Course: Expressing Your Vision
Assignment two – ‘Collecting’ – The Beginning
“Fragments of a vessel which are to be glued together must match one another in the smallest details although they need not be like one another.” (Walter Benjamin,  1999, p79)
“Create a series of between six and ten photographs from one of the following options, or a subject of your own choosing:
– Heads [my choice]
Use the exercises from Part Two as a starting point to test out combinations of focal length, aperture and viewpoint for the set. Decide upon a single format, either vertical or horizontal. You should keep to the same combination throughout to lend coherence to the series.
Heads: Frame a ‘headshot’, cropping close around the head to avoid too much variety in the backgrounds. The light will be paramount and a reflector is a useful tool… throwing light up into the face, especially the eyes. The Classic headshot is buoyant but neutral which is quite difficult to achieve, but try to achieve a natural rather than an artificially posed look.”
Format of my Blog response:
As with Assignment one, where text from my official response to my tutor has been included I will highlight this to enable you (the reader) to distinguish between what is just ‘chat’ i.e. my ‘thoughts’, and what has been ‘submitted’. This will help contextualise my tutor’s response/critique and any rework that is/has been requested.
I thought about choosing Crowds and Views but from reading the specific write-ups on these I didn’t think they were for me, well not at this stage in my photography learning curve anyway, so I chose ‘Heads’.
For this assignment the requirement was to set the camera to aperture priority mode and to submit a collection of 6-10 photographs on one of the set topics; crowds, views, heads (or a subject of our own choosing). I chose ‘heads’ for the collection of 6 images I submitted for this assignment. I am interested in portraiture photography and it is an area I want to practice and improve in further.
Since being on the course I have researched a fair number of portrait photographers. Some of the ones I have found to be interesting include: English fashion/portrait photographer Cecil Beaton (1904-1980) who famously took glamorous photographs of celebrities and notably the royal family; American fashion/portrait photographer Irving Penn (1917-2009) who liked (as he put it) “…to photograph people at rest, in a state of serenity.”; the garish portraits taken by American photographer Cindy Sherman (1954- ), the gritty LGBT portraits taken by American photographer Nan Goldin (1953- ), the earlier ‘soft focus’ looking portraits taken by British portrait photographer Julia Margaret Cameron (1815-1879) and the creatively lit portraits taken by Yousuf Karsh (1908-2002), to name a few. All these photographers have their own identifiable style, technical merit and narrative which they bring to their work. For my headshots I wanted to use colour, use natural light and keep them as natural looking as possible.
There are so many photographers to research and lots of subject matter reading suggested for the course that at times my head has hurt. There is a steep learning curve entering into the degree process/framework but it is getting slowly easier like the pieces of a jigsaw starting to fit together. Going to OCA Study visits has helped with putting these pieces together, with access to knowledgeable tutors, other students from all levels and of course some amazing works from photography practitioners. I think the thing to do is to keep going and see, experience and practice whatever you can, when you can to make sure you are always moving forward.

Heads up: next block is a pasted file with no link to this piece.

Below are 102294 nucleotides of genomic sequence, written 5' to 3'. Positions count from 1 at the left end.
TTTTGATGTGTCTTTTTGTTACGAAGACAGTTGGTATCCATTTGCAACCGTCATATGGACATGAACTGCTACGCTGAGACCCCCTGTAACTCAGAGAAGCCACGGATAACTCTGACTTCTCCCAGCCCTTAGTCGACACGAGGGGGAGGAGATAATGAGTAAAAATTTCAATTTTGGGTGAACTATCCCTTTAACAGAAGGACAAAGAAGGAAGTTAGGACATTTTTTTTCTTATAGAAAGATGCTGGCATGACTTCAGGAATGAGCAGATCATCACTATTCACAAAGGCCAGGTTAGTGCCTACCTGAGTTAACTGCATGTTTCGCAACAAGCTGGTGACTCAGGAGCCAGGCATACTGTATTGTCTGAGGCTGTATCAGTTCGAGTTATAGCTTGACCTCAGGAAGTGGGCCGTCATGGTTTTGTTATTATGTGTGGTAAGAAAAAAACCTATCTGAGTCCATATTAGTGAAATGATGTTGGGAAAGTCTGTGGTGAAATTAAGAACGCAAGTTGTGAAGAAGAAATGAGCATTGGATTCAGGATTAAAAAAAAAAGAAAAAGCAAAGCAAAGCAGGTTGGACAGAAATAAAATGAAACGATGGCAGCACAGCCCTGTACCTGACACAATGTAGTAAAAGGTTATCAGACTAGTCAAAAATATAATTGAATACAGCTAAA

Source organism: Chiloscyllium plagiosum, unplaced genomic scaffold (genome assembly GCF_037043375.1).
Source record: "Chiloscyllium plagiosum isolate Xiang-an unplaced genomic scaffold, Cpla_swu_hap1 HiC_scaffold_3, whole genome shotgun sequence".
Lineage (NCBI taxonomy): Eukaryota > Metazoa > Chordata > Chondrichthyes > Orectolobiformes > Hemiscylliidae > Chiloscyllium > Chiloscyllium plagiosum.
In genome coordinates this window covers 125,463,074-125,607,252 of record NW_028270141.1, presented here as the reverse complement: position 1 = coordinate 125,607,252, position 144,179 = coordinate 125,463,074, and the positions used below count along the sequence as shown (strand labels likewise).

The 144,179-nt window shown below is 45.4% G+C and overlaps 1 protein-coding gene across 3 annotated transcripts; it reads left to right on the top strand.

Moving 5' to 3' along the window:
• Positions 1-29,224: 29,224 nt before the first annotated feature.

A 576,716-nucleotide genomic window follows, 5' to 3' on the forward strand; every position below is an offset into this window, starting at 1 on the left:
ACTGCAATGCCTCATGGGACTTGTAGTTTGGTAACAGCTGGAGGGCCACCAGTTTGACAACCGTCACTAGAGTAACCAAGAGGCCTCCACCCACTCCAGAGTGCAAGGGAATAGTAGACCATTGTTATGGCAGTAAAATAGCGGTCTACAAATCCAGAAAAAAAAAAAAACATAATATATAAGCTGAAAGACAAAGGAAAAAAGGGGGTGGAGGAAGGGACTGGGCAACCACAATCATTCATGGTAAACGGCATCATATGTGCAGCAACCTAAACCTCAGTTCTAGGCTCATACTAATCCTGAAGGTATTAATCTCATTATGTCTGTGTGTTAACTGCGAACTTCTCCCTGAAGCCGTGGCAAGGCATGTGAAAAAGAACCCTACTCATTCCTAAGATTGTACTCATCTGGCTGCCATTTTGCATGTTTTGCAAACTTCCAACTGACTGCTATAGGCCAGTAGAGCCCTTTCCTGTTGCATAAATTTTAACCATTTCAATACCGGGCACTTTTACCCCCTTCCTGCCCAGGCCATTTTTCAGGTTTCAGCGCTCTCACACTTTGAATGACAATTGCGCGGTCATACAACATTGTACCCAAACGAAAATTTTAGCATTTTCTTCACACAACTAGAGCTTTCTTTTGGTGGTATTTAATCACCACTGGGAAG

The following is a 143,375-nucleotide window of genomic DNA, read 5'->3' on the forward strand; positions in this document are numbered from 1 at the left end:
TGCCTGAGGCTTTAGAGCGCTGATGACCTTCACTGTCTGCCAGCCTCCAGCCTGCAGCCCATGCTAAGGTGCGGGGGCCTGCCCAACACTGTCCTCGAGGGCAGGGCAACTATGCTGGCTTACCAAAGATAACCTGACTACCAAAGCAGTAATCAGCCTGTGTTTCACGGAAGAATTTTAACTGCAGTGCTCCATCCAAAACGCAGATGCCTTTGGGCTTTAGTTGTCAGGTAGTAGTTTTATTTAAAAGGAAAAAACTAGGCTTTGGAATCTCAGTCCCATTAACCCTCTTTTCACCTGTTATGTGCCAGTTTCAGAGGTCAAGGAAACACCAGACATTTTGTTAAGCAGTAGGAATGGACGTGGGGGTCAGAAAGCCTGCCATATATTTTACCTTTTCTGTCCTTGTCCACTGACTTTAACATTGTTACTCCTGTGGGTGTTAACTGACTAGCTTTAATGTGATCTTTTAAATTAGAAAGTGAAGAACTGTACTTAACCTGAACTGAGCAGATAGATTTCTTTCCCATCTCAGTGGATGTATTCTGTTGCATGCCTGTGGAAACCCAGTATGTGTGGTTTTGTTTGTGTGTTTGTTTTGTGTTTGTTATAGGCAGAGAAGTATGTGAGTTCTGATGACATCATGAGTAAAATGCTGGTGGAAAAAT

Technical Approach and Techniques:
Sometimes I feel a little held back by my equipment. When you start out in photography you think to yourself I need a camera and lens. Simple right? You might not know what type of photography you will ‘get in to’ so you buy more generalist equipment. At some point an area of specialism or interest will become apparent and then further equipment is put on a ‘to do list. Anyway before I knew it I had several lenses, lighting, lots of accessories etc. That said I still didn’t feel I had the ‘right’ lens for this Assignment, although the results were ok.
From a technical perspective I used a Canon 70D and on this assignment I used a Canon 70-300mm f/4-5.6 lens. My camera has an APS-C sensor which means this lens is equivalent to a focal length range of approximately 112-480mm on a full frame camera. The normal full-frame range for portraiture photography is usually 85mm to 105mm so my lens is at the long end of this but I personally find it produces a pretty good portrait image up to 300mm, taking an appropriate viewpoint. Quite a lot of photographers are now using a 50mm lens for portraiture, so I think it’s whatever works for that particular situation/photographer and there are no hard and fast rules.
For my assignment I used a number of different settings: apertures in the range of f/4 to f/6.3. I generally find this range to be the best for getting sharp focus on the eyes and to achieve some fall off towards the ears; shutter speeds which were determined automatically by the camera in the range of 1/1000 sec. down to 1/125 sec. 1/125 sec. is probably the lowest comfortable shutter speed for taking images hand held with this lens; ISO ranged from 100 to 320 (the 320 was an error but the result at A4 is acceptable (there is no noticeable grain) and, I also employed a range of viewpoints to ensure that for a chosen focal length the subject was framed closely and in ‘portrait’ orientation.
Please follow this link for the next section – Assignment two – ‘Collecting’ – The Middle.